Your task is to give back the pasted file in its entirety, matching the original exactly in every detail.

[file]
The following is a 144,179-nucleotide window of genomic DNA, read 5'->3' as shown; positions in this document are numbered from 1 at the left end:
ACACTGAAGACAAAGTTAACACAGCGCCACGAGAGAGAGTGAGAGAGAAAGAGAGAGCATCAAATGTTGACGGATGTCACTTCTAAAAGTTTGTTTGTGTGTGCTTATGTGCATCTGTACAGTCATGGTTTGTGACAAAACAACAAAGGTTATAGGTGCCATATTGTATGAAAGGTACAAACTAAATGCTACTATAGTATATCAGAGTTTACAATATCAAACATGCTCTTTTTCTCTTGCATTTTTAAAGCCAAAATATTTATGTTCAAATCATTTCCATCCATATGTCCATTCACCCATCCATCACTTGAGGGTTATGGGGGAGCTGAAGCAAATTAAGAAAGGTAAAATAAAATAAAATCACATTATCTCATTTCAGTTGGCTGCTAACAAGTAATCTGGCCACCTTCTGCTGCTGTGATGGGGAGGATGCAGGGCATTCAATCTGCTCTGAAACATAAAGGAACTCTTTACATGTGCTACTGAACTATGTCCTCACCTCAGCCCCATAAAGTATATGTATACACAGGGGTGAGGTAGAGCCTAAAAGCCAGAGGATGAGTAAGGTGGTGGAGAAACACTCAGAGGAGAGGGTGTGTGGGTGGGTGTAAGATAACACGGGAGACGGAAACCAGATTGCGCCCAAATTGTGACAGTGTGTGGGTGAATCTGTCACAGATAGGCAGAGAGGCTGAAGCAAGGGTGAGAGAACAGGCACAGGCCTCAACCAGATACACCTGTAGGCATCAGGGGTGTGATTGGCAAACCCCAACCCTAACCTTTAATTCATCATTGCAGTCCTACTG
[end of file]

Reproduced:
The following is a 144,179-nucleotide window of genomic DNA, read 5'->3' as shown; positions in this document are numbered from 1 at the left end:
ACACTGAAGACAAAGTTAACACAGCGCCACGAGAGAGAGTGAGAGAGAAAGAGAGAGCATCAAATGTTGACGGATGTCACTTCTAAAAGTTTGTTTGTGTGTGCTTATGTGCATCTGTACAGTCATGGTTTGTGACAAAACAACAAAGGTTATAGGTGCCATATTGTATGAAAGGTACAAACTAAATGCTACTATAGTATATCAGAGTTTACAATATCAAACATGCTCTTTTTCTCTTGCATTTTTAAAGCCAAAATATTTATGTTCAAATCATTTCCATCCATATGTCCATTCACCCATCCATCACTTGAGGGTTATGGGGGAGCTGAAGCAAATTAAGAAAGGTAAAATAAAATAAAATCACATTATCTCATTTCAGTTGGCTGCTAACAAGTAATCTGGCCACCTTCTGCTGCTGTGATGGGGAGGATGCAGGGCATTCAATCTGCTCTGAAACATAAAGGAACTCTTTACATGTGCTACTGAACTATGTCCTCACCTCAGCCCCATAAAGTATATGTATACACAGGGGTGAGGTAGAGCCTAAAAGCCAGAGGATGAGTAAGGTGGTGGAGAAACACTCAGAGGAGAGGGTGTGTGGGTGGGTGTAAGATAACACGGGAGACGGAAACCAGATTGCGCCCAAATTGTGACAGTGTGTGGGTGAATCTGTCACAGATAGGCAGAGAGGCTGAAGCAAGGGTGAGAGAACAGGCACAGGCCTCAACCAGATACACCTGTAGGCATCAGGGGTGTGATTGGCAAACCCCAACCCTAACCTTTAATTCATCATTGCAGTCCTACTG